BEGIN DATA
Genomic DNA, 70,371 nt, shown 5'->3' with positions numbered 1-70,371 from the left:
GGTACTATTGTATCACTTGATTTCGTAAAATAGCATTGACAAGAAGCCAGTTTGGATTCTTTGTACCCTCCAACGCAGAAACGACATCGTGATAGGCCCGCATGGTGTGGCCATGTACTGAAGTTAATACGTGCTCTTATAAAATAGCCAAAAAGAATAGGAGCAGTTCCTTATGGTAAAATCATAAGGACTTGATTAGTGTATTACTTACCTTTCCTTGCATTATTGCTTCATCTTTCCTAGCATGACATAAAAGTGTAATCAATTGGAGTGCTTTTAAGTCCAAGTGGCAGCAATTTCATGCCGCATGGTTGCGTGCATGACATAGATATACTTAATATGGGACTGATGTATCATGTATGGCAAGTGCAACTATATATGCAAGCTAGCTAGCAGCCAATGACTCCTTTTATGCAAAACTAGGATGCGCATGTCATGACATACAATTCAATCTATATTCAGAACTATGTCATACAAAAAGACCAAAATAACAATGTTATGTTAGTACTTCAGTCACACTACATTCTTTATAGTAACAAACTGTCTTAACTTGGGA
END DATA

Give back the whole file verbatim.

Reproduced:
Genomic DNA, 70,371 nt, shown 5'->3' with positions numbered 1-70,371 from the left:
GGTACTATTGTATCACTTGATTTCGTAAAATAGCATTGACAAGAAGCCAGTTTGGATTCTTTGTACCCTCCAACGCAGAAACGACATCGTGATAGGCCCGCATGGTGTGGCCATGTACTGAAGTTAATACGTGCTCTTATAAAATAGCCAAAAAGAATAGGAGCAGTTCCTTATGGTAAAATCATAAGGACTTGATTAGTGTATTACTTACCTTTCCTTGCATTATTGCTTCATCTTTCCTAGCATGACATAAAAGTGTAATCAATTGGAGTGCTTTTAAGTCCAAGTGGCAGCAATTTCATGCCGCATGGTTGCGTGCATGACATAGATATACTTAATATGGGACTGATGTATCATGTATGGCAAGTGCAACTATATATGCAAGCTAGCTAGCAGCCAATGACTCCTTTTATGCAAAACTAGGATGCGCATGTCATGACATACAATTCAATCTATATTCAGAACTATGTCATACAAAAAGACCAAAATAACAATGTTATGTTAGTACTTCAGTCACACTACATTCTTTATAGTAACAAACTGTCTTAACTTGGGA